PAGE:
In the process of substitution, a previously non-existent allele arises by mutation and undergoes fixation by spreading through the population by random genetic drift or positive selection. Once the frequency of the allele is at 100%, i.e. being the only gene variant present in any member, it is said to be "fixed" in the population.Similarly, genetic differences between taxa are said to have been fixed in each species.

Genetic drift

Genetic drift (also known as allelic drift or the Sewall Wright effect) is the change in the frequency of an existing gene variant (allele) in a population due to random sampling of organisms. The alleles in the offspring are a sample of those in the parents, and chance has a role in determining whether a given individual survives and reproduces. A population's allele frequency is the fraction of the copies of one gene that share a particular form. Genetic drift may cause gene variants to disappear completely and thereby reduce genetic variation. It can also cause initially rare alleles to become much more frequent and even fixed.

When there are few copies of an allele, the effect of genetic drift is larger, and when there are many copies the effect is smaller. In the early 20th century, vigorous debates occurred over the relative importance of natural selection versus neutral processes, including genetic drift. Ronald Fisher, who explained natural selection using Mendelian genetics, held the view that genetic drift plays at the most a minor role in evolution, and this remained the dominant view for several decades. In 1968, population geneticist Motoo Kimura rekindled the debate with his neutral theory of molecular evolution, which claims that most instances where a genetic change spreads across a population (although not necessarily changes in phenotypes) are caused by genetic drift acting on neutral mutations.

Genetic monitoring

Genetic monitoring is the use of molecular markers to (i) identify individuals, species or populations, or (ii) to quantify changes in population genetic metrics (such as effective population size, genetic diversity and population size) over time. Genetic monitoring can thus be used to detect changes in species abundance and/or diversity, and has become an important tool in both conservation and livestock management. The types of molecular markers used to monitor populations are most commonly mitochondrial, microsatellites or single-nucleotide polymorphisms (SNPs), while earlier studies also used allozyme data. Species gene diversity is also recognized as an important biodiversity metric for implementation of the Convention on Biological Diversity.

Genetic viability

To be genetically viable, i.e having a realistic chance of avoiding the problems of inbreeding, a population of plants or animals requires a certain amount of genetic diversity, and consequently a certain minimum number of members. See effective population size. The minimum is normally somewhere in the region of a hundred unrelated individuals. Where a population has become extremely small in a population bottleneck, due for example to near-extinction of the species, it may have lost its genetic viability, and if numbers recover it will be through inbreeding, possibly leaving an unhealthy population.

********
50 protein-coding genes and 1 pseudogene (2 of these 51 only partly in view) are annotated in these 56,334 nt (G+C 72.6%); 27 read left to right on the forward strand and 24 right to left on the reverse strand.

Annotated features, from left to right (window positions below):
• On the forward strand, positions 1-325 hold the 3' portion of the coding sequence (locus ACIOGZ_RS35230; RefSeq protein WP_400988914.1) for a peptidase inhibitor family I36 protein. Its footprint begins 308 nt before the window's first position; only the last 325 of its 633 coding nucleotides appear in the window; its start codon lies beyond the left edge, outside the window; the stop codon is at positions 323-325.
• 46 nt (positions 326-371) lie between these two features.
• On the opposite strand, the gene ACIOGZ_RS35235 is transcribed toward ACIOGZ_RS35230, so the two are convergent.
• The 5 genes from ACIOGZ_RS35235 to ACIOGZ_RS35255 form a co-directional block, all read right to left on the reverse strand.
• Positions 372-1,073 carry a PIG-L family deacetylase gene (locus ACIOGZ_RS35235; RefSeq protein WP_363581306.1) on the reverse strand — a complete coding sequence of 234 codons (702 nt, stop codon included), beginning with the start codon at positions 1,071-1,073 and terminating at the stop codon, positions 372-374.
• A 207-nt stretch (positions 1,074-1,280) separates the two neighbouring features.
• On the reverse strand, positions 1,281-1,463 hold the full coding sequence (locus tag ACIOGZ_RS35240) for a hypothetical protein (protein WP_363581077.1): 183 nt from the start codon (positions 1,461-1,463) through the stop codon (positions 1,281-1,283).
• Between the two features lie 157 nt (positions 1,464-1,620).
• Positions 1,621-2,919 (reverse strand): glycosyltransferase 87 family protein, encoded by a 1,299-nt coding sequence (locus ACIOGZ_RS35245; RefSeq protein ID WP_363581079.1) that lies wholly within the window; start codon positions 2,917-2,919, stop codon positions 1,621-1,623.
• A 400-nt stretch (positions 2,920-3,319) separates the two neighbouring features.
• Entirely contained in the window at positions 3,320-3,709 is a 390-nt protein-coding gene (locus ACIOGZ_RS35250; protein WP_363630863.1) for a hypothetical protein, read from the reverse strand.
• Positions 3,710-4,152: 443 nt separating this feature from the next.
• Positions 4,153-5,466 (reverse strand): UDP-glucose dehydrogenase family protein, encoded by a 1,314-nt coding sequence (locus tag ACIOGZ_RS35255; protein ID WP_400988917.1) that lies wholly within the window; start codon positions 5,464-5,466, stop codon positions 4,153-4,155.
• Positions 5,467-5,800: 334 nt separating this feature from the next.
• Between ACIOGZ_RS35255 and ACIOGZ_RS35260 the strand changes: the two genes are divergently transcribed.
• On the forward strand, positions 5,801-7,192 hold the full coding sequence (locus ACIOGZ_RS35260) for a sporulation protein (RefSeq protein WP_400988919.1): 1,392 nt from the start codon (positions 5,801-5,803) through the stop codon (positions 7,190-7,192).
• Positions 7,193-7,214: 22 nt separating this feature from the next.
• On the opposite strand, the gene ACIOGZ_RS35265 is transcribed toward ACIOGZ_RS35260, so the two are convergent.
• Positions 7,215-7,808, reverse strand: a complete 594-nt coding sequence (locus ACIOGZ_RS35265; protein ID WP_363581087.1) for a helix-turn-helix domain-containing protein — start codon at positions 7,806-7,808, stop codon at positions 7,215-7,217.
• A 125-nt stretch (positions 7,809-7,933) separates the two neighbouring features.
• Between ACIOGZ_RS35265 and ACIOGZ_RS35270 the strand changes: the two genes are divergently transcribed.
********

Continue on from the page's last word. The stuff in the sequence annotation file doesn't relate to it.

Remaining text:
Human evolutionary genetics

Human evolutionary genetics studies how one human genome differs from another human genome, the evolutionary past that gave rise to the human genome, and its current effects. Differences between genomes have anthropological, medical, historical and forensic implications and applications. Genetic data can provide important insights into human evolution.

Idealised population

In population genetics an idealised population is one that can be described using a number of simplifying assumptions. Models of idealised populations are either used to make a general point, or they are fit to data on real populations for which the assumptions may not hold true. For example, coalescent theory is used to fit data to models of idealised populations. The most common idealized population in population genetics is described in the Wright-Fisher model after Sewall Wright and Ronald Fisher (1922, 1930) and (1931). Wright-Fisher populations have constant size, and their members can mate and reproduce with any other member. Another example is a Moran model, which has overlapping generations, rather than the non-overlapping generations of the Fisher-Wright model. The complexities of real populations can cause their behavior to match an idealised population with an effective population size that is very different from the census population size of the real population. For sexual diploids, idealized populations will have genotype frequencies related to the allele frequencies according to Hardy-Weinberg equilibrium.